Some 121 journalists were killed in the line of duty, including 22 in Commonwealth countries, where a deepening internal conflict in Pakistan claimed 10 lives last year.
According to the Commonwealth Journalists Association (CJA), five journalists died needlessly in India, three in Bangladesh, two in Nigeria and one each in Tanzania and Uganda. Furthermore, the report said that this year the death toll for journalists was in double figures already.
“The Commonwealth Journalists Association stands united with our colleagues around the globe who work around the clock to bring us the news, despite threats of imprisonment, violence and even death,” CJA said in a statement.
“We remember their contribution, as we do for those who fell before them. Our dead and imprisoned colleagues did not go into journalism to be torchbearers for freedom, but they are no less heroes” the statement read.
Last December, the 54-member states of the Commonwealth had adopted an historic document, Charter of the Commonwealth and in assenting to this bill of core beliefs, each government committed to uphold “peaceful, open dialogue and the free flow of information, including through a free and responsible media.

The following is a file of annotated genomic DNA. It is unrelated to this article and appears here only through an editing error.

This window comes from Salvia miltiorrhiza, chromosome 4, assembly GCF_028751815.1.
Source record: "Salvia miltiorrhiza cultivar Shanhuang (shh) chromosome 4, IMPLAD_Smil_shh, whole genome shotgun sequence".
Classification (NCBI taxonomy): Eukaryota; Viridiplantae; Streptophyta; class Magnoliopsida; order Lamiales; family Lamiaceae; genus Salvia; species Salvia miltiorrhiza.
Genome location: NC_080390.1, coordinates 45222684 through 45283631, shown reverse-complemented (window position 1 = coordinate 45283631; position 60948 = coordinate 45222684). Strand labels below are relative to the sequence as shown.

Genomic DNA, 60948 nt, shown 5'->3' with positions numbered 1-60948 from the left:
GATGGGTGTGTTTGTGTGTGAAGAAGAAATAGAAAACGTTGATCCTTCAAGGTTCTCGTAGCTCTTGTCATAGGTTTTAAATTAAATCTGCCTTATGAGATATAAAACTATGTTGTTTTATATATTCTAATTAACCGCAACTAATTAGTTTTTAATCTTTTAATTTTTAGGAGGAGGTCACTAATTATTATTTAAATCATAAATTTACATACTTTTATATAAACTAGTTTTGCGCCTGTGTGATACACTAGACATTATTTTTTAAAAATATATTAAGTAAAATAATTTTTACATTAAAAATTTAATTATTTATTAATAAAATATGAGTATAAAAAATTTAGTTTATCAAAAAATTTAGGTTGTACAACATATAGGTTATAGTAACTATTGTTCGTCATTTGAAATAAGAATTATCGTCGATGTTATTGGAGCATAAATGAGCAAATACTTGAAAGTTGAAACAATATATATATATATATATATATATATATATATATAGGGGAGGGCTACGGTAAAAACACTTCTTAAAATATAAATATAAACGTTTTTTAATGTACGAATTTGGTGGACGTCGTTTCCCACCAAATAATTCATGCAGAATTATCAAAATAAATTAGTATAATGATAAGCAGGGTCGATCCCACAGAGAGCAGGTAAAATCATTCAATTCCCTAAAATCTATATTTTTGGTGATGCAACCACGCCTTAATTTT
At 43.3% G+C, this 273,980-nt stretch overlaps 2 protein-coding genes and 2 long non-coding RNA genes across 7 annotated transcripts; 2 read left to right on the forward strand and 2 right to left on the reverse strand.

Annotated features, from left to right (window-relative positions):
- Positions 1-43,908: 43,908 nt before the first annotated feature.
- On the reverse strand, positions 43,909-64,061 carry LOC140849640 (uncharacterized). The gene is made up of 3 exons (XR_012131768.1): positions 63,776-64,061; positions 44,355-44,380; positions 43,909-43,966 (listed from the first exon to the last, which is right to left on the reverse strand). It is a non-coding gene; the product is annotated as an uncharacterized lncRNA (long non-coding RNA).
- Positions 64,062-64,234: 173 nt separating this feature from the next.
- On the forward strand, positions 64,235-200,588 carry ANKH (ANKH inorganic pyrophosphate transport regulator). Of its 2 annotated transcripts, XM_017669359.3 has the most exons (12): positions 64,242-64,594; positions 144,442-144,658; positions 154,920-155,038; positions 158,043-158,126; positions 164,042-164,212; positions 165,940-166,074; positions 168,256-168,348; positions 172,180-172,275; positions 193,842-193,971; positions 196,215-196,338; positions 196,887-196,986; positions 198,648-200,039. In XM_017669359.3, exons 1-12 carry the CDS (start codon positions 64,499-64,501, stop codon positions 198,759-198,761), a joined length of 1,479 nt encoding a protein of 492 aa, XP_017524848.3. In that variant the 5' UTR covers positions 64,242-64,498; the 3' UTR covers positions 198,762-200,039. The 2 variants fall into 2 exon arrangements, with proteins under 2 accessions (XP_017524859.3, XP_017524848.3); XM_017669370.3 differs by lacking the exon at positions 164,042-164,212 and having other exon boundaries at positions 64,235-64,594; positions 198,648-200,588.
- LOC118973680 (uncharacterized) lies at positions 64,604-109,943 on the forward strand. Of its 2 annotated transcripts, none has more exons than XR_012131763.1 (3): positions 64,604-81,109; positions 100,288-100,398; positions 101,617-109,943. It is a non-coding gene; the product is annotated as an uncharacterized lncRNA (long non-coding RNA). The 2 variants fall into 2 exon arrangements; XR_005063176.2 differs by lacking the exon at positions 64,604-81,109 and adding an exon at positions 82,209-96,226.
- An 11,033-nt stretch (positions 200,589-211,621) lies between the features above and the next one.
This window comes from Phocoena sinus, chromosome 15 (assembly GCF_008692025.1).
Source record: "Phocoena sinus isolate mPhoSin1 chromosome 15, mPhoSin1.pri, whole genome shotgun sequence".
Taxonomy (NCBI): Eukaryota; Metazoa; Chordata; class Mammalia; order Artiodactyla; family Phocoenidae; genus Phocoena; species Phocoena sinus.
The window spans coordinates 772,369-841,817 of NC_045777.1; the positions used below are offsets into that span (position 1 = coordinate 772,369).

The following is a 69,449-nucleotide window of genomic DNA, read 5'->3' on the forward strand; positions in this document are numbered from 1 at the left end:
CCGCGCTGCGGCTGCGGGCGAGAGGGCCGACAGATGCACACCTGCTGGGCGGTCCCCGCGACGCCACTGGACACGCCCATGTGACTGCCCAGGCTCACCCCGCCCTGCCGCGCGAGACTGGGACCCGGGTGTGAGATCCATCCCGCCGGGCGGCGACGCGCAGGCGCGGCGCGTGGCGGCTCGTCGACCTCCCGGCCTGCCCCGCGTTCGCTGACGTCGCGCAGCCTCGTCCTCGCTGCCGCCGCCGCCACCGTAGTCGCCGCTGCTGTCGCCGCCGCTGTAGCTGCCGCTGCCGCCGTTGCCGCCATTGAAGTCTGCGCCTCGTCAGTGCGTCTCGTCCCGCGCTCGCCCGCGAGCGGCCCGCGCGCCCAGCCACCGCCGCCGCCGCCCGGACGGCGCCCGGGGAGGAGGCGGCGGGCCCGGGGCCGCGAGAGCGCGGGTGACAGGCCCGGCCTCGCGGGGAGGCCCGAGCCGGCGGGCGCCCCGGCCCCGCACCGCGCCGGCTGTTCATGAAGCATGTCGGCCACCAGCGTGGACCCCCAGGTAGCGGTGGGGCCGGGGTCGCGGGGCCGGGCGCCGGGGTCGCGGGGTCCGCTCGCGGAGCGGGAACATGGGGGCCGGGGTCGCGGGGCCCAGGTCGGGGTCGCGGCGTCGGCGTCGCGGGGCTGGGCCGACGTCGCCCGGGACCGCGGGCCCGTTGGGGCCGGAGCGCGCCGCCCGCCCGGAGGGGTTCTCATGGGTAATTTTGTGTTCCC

“The CJA expects nothing less than unswerving attention to this proclamation. Governments must remember that a free media is a cornerstone of democratic society and must not be criminalised in the name of national security, the necessary fight against terrorism or the self-interests of individuals,” CJA said.
The CJA is a voluntary professional association offering training and moral support to journalists in Commonwealth countries where the media lacks resources, comes under pressure from governments and commercial interests or suffers threats of violence.
It operates on behalf of working journalists throughout the Commonwealth, comprising of 54 countries in Africa, Asia, the Caribbean, Europe, North and South America and the Pacific.